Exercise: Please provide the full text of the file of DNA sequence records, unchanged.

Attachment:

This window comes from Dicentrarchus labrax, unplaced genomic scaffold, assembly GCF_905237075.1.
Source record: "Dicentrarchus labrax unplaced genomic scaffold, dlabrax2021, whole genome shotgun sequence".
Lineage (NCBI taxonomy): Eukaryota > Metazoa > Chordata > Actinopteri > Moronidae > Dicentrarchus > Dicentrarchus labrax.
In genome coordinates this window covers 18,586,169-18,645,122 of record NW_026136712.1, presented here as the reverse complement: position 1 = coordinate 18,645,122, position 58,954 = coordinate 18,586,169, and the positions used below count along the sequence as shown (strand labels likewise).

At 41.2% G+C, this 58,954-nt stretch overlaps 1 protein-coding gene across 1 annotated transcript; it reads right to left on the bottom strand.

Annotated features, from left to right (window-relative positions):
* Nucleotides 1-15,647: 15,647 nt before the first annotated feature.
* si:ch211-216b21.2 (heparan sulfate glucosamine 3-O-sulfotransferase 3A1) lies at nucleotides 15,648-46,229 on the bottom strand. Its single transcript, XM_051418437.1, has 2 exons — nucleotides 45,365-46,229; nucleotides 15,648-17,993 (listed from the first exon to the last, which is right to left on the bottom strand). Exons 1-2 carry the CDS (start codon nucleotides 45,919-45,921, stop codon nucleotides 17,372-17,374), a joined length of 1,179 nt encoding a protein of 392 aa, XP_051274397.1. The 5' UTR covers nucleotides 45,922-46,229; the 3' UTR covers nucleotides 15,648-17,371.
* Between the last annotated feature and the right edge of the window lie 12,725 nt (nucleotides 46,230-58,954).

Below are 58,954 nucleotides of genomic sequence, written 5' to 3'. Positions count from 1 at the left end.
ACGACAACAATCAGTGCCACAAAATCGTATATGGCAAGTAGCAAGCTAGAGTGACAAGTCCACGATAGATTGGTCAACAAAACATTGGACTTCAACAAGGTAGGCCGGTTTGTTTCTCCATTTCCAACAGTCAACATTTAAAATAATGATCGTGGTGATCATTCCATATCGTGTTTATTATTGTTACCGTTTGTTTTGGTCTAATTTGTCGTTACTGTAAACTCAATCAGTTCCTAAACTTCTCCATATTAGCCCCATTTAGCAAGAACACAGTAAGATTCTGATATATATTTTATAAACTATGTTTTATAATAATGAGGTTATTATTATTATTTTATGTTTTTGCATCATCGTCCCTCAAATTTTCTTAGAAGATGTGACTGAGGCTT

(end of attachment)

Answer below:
This window comes from Dicentrarchus labrax, unplaced genomic scaffold, assembly GCF_905237075.1.
Source record: "Dicentrarchus labrax unplaced genomic scaffold, dlabrax2021, whole genome shotgun sequence".
Lineage (NCBI taxonomy): Eukaryota > Metazoa > Chordata > Actinopteri > Moronidae > Dicentrarchus > Dicentrarchus labrax.
In genome coordinates this window covers 18,586,169-18,645,122 of record NW_026136712.1, presented here as the reverse complement: position 1 = coordinate 18,645,122, position 58,954 = coordinate 18,586,169, and the positions used below count along the sequence as shown (strand labels likewise).

At 41.2% G+C, this 58,954-nt stretch overlaps 1 protein-coding gene across 1 annotated transcript; it reads right to left on the bottom strand.

Annotated features, from left to right (window-relative positions):
* Nucleotides 1-15,647: 15,647 nt before the first annotated feature.
* si:ch211-216b21.2 (heparan sulfate glucosamine 3-O-sulfotransferase 3A1) lies at nucleotides 15,648-46,229 on the bottom strand. Its single transcript, XM_051418437.1, has 2 exons — nucleotides 45,365-46,229; nucleotides 15,648-17,993 (listed from the first exon to the last, which is right to left on the bottom strand). Exons 1-2 carry the CDS (start codon nucleotides 45,919-45,921, stop codon nucleotides 17,372-17,374), a joined length of 1,179 nt encoding a protein of 392 aa, XP_051274397.1. The 5' UTR covers nucleotides 45,922-46,229; the 3' UTR covers nucleotides 15,648-17,371.
* Between the last annotated feature and the right edge of the window lie 12,725 nt (nucleotides 46,230-58,954).

Below are 58,954 nucleotides of genomic sequence, written 5' to 3'. Positions count from 1 at the left end.
ACGACAACAATCAGTGCCACAAAATCGTATATGGCAAGTAGCAAGCTAGAGTGACAAGTCCACGATAGATTGGTCAACAAAACATTGGACTTCAACAAGGTAGGCCGGTTTGTTTCTCCATTTCCAACAGTCAACATTTAAAATAATGATCGTGGTGATCATTCCATATCGTGTTTATTATTGTTACCGTTTGTTTTGGTCTAATTTGTCGTTACTGTAAACTCAATCAGTTCCTAAACTTCTCCATATTAGCCCCATTTAGCAAGAACACAGTAAGATTCTGATATATATTTTATAAACTATGTTTTATAATAATGAGGTTATTATTATTATTTTATGTTTTTGCATCATCGTCCCTCAAATTTTCTTAGAAGATGTGACTGAGGCTT